Each year, more than 800,000 people in the U.S. are hospitalized because of a fall injury. A fall is often the event that moves someone from independent living into assisted or dependent care.
Creating a safe environment at home and at work is key in preventing falls. Removing trip and fall hazards like throw rugs, and clearing walkways of furniture, decorations, and electrical cords will make falls less likely. Installing and using handrails is another way to protect against falling.
Though changing our environment is important, we are not always at home or at work. Improving our personal balance is the most important safety factor in preventing a dangerous fall. More than 2,300 Edgar Cayce readings discuss the concept of balance and point out that good balance—in body, mind, and spirit—is key to preventing falls, whether the fall be physical, emotional, or spiritual.
The body should be mindful of the physical forces of the body, that the body may keep a well-rounded, even balance.
-- Edgar Cayce reading 257-60
Our amazing bodies maintain balance through constant communication among our brains, our inner ears, our eyes, and our muscles. Aging can bring decreased muscle strength, decreased visual acuity, and decreased ability to react quickly to stimuli. Many common medications for hypertension, depression, allergies, sleep problems, etc., can negatively affect our balance. Alcohol and recreational drugs also cause balance impairment.
Fortunately, research has shown that people of any age can improve their strength and balance. Simple exercises, like those mentioned in the Cayce readings and those outlined below, are excellent practices to keep us physically balanced, upright and steady.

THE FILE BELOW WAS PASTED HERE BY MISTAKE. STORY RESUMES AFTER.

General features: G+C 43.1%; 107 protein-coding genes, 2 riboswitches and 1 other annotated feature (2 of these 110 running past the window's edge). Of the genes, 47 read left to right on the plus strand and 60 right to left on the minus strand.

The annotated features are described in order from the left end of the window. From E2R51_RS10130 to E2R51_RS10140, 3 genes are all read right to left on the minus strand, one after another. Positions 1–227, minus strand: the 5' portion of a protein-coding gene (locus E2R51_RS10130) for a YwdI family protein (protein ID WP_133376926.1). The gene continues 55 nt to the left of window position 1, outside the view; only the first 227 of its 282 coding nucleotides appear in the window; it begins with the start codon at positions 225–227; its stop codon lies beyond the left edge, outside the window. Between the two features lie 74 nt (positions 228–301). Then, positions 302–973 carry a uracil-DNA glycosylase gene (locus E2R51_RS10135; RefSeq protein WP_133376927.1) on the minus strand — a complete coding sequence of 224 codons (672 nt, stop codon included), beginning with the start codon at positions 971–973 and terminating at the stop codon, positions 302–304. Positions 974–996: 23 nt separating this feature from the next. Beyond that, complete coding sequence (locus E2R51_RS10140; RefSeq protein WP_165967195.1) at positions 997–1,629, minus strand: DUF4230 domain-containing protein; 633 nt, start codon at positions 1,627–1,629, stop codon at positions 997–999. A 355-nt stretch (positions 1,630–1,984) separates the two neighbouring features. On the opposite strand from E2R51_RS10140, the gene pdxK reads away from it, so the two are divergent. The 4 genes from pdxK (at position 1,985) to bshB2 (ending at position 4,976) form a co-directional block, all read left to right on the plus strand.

Please try these exercises first while holding onto a sturdy piece of furniture or a counter. To challenge yourself you can try letting go and/or closing your eyes. Please check with your doctor before attempting these exercises if you have balance issues.
- Tracking the thumb using eyes only – hold either thumb 18 inches away from your face and move your thumb up, down, left, and right, while tracking the thumb with your eyes only.
- Tracking the thumb using eyes and head – fully extend either arm at nose level and track the thumb with your eyes and head moving as you move it up, down, left, and right.
- One leg balance – from a standing position, bend one knee and hold the one-leg stand for at least 5 seconds. Return to two legs, then repeat with the other leg.
- Extending the leg and arm – from a standing position, raise one leg from the hip while extending the same side arm at 90 degrees from the shoulder. Repeat using the other side.
- Tiptoe and heel stands – balance on tiptoe for at least 5 seconds, then balance on heels at least 5 seconds.
- Heel to toe walking the line – start from a standing position and walk a straight line touching the foot down from heel to toe.
- Swaying torso in circles – standing tall, try to keep the hips still while moving in clockwise and counterclockwise circles at the waist.
- Marching with knees raised – start from a standing position and march with raised knees across a room.
- Grapevine – move laterally across a level floor by crossing the left foot in front of the right then crossing the left foot behind the right. Repeat the movement switching to the right foot.
- Read as you walk – first making sure the path is clear, hold at eye level a piece of paper with sentences written on it.
While walking forward, read the sentences out loud and move the paper from side to side.
Practicing these exercises will help to develop and maintain your balance!